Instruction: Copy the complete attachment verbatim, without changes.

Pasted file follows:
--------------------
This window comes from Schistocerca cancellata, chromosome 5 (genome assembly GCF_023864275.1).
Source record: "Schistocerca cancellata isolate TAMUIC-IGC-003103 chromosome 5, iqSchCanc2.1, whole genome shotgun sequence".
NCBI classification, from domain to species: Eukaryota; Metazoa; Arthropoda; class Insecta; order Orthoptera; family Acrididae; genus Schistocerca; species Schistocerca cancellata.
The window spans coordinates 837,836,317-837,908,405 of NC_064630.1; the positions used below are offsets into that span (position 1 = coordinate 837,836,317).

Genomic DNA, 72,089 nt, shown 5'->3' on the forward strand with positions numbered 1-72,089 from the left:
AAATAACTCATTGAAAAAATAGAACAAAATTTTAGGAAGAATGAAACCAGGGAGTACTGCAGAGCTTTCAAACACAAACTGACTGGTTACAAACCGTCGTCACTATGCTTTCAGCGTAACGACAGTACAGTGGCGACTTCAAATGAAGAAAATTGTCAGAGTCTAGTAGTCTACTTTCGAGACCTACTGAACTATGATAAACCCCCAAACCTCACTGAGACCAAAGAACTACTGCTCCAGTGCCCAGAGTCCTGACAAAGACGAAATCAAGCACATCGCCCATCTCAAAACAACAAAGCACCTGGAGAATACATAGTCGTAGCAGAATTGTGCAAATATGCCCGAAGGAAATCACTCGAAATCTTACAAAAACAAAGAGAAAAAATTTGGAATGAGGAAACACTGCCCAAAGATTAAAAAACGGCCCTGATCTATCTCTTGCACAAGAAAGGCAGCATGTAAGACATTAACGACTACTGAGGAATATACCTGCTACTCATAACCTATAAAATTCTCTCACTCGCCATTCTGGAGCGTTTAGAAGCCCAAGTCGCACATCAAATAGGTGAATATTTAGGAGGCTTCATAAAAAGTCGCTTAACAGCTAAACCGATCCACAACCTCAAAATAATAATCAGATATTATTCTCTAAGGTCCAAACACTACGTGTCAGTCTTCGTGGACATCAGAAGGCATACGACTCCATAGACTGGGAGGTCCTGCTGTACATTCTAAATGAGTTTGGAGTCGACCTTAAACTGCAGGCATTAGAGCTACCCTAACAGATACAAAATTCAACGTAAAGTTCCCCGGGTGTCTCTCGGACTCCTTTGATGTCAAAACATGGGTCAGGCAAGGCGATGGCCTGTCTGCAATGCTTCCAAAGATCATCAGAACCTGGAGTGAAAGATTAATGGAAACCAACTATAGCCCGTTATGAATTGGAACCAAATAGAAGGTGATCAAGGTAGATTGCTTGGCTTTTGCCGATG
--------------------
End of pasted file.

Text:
This window comes from Schistocerca cancellata, chromosome 5 (genome assembly GCF_023864275.1).
Source record: "Schistocerca cancellata isolate TAMUIC-IGC-003103 chromosome 5, iqSchCanc2.1, whole genome shotgun sequence".
NCBI classification, from domain to species: Eukaryota; Metazoa; Arthropoda; class Insecta; order Orthoptera; family Acrididae; genus Schistocerca; species Schistocerca cancellata.
The window spans coordinates 837,836,317-837,908,405 of NC_064630.1; the positions used below are offsets into that span (position 1 = coordinate 837,836,317).

Genomic DNA, 72,089 nt, shown 5'->3' on the forward strand with positions numbered 1-72,089 from the left:
AAATAACTCATTGAAAAAATAGAACAAAATTTTAGGAAGAATGAAACCAGGGAGTACTGCAGAGCTTTCAAACACAAACTGACTGGTTACAAACCGTCGTCACTATGCTTTCAGCGTAACGACAGTACAGTGGCGACTTCAAATGAAGAAAATTGTCAGAGTCTAGTAGTCTACTTTCGAGACCTACTGAACTATGATAAACCCCCAAACCTCACTGAGACCAAAGAACTACTGCTCCAGTGCCCAGAGTCCTGACAAAGACGAAATCAAGCACATCGCCCATCTCAAAACAACAAAGCACCTGGAGAATACATAGTCGTAGCAGAATTGTGCAAATATGCCCGAAGGAAATCACTCGAAATCTTACAAAAACAAAGAGAAAAAATTTGGAATGAGGAAACACTGCCCAAAGATTAAAAAACGGCCCTGATCTATCTCTTGCACAAGAAAGGCAGCATGTAAGACATTAACGACTACTGAGGAATATACCTGCTACTCATAACCTATAAAATTCTCTCACTCGCCATTCTGGAGCGTTTAGAAGCCCAAGTCGCACATCAAATAGGTGAATATTTAGGAGGCTTCATAAAAAGTCGCTTAACAGCTAAACCGATCCACAACCTCAAAATAATAATCAGATATTATTCTCTAAGGTCCAAACACTACGTGTCAGTCTTCGTGGACATCAGAAGGCATACGACTCCATAGACTGGGAGGTCCTGCTGTACATTCTAAATGAGTTTGGAGTCGACCTTAAACTGCAGGCATTAGAGCTACCCTAACAGATACAAAATTCAACGTAAAGTTCCCCGGGTGTCTCTCGGACTCCTTTGATGTCAAAACATGGGTCAGGCAAGGCGATGGCCTGTCTGCAATGCTTCCAAAGATCATCAGAACCTGGAGTGAAAGATTAATGGAAACCAACTATAGCCCGTTATGAATTGGAACCAAATAGAAGGTGATCAAGGTAGATTGCTTGGCTTTTGCCGATG